The Party

I love free stuff. Free stuff is inherently better than stuff you pay for… for example, free food just tastes better! Right?! If someone invited me to a party, told me it was free, AND that there would be food and dancing, I would totally be there. This is why I like weddings. Free food and fun… plus the Sacrament of Matrimony (obviously).

In yesterday’s Gospel, many invited wedding guests didn’t share my enthusiasm. Back in Jesus’ time, weddings even lasted a week! Can you imagine a week-long party with free food? Who would say no that? Yet, plenty did. So the king in this parable sends his servants out to extend the invitation to anyone they could find.

We turn down really good stuff all the time without even knowing it. Every time we sin, we turn down God’s plan for our us. He has extended an invitation to us to join Him in the Kingdom of Heaven, yet many of us turn Him down by the way we live our lives. We have an opportunity to join God for the ultimate, free, life-long party. He literally gave His life so that we could join Him. We RSVP by how we live our lives. Will I see you there?

The Future

I am the guy with a vision. I have big plans. There are big things I want to make happen both in my ministry and in my life. As a result, I am also a worrier. That’s what happens when you are always looking to the future instead of the present. We get anxious.

My struggle is letting God be in control, but He tells us in our second reading this weekend, “Have no anxiety at all, but in everything, by prayer and petition, with thanksgiving, make your requests known to God” (Philippians 4:6). Prayer is our relationship with God. Petition is what we ask of Him. Thanksgiving is for the gifts of the past and present. If we are focused on this, we cannot get caught up by the anxiety of looking ahead.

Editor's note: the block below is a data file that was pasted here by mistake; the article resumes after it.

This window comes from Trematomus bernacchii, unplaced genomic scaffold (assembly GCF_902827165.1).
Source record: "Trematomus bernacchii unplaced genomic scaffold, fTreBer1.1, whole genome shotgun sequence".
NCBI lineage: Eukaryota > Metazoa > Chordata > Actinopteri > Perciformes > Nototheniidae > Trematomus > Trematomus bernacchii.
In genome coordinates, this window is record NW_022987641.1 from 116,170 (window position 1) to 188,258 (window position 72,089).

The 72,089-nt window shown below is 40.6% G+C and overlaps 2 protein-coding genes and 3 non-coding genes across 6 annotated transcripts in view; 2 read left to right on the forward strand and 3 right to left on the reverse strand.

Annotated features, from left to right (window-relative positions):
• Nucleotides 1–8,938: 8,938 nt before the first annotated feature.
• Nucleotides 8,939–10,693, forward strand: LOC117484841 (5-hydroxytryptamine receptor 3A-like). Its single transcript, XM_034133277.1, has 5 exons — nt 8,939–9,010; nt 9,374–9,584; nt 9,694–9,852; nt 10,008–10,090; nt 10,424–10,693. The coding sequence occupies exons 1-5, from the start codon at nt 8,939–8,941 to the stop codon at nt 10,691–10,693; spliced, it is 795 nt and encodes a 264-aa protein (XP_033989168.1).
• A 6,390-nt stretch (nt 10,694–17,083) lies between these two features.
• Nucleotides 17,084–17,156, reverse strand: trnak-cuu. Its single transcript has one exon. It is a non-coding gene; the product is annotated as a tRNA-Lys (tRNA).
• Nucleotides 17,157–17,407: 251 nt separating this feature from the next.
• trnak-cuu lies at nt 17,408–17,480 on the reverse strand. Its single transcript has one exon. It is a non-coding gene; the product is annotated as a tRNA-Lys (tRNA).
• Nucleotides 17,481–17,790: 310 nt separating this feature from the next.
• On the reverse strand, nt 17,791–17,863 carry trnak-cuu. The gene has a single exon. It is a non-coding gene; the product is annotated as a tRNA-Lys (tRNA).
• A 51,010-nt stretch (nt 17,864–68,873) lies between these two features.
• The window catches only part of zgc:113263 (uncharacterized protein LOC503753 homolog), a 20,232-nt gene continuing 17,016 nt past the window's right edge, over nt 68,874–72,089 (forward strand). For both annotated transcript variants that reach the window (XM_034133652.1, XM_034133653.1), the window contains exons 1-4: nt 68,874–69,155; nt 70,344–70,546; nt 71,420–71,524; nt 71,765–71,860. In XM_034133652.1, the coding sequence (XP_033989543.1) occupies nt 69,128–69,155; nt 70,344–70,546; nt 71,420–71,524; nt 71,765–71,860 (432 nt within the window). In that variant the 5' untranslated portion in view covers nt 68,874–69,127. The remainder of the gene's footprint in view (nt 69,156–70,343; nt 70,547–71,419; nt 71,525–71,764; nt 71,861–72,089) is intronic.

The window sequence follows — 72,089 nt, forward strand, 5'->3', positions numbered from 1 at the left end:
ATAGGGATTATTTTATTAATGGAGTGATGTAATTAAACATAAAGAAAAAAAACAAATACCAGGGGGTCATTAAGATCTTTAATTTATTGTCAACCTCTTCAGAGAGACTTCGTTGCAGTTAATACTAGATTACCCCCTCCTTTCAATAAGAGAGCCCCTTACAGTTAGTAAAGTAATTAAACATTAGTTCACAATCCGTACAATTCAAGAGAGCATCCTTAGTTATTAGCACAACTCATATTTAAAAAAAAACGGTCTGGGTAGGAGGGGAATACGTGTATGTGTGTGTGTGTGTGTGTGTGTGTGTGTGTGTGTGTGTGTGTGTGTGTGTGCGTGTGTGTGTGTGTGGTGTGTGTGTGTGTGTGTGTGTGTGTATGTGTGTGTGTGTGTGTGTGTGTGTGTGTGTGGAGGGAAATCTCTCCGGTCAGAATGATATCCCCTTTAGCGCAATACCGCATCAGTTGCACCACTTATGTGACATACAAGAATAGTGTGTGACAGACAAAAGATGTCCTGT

Our God has a plan for us. Trusting in His plan is the virtue of hope. It is so important to trust in this plan even when it doesn’t align with our own. Like I said, I look ahead a lot, but I can’t desire to have my own plans succeed more than God’s or impose my plans upon Him. His plans will lead me and those around me to Heaven. Who knows where mine lead…

The Relationship

Christianity isn’t about living the right way. It’s about a person. Jesus. It is not our actions that will get us to Heaven; it’s our relationship with Him that will. However, as Catholics, we believe that the way we live our lives must be a reflection of our relationship with Jesus. There is not a moment where we have been “saved” as our Protestant brothers and sisters might say; rather, we must continually say “yes” to Christ and that “yes” must be reflected in the way that we live.

There are plenty of so-called “Catholics” and “Christians” who follow all of the rules. They spend their hour in church every Sunday, give up something for Lent, send their kids to (or attend) religious education, etc., but they do not have a relationship with Jesus. Following the rules isn’t what brings us to Christ. We haven’t been commanded to follow a set of rules. We have been commanded to love God and love our neighbor. When we truly love God and our neighbor, it looks a lot like following the rules because we still show up to Mass, give things up for Lent, etc., but we do it out love for God… not because we “have” to.

The Burger

Have you ever gone to a restaurant (lets it’s In-N-Out, since they will be providing the food for XLT on October 22) and ordered food, but then you looked at the ingredients… and you’re like, “No onions. No tomato. Extra spread. Animal style”? Well, maybe not that exact order… but have you ever gone to restaurant and ordered something, but removed or subbed ingredients? I think we’ve all done it. In the case of In-N-Out, that burger was wonderfully and perfectly crafted. There is no reason to change it, but we also do this with our faith.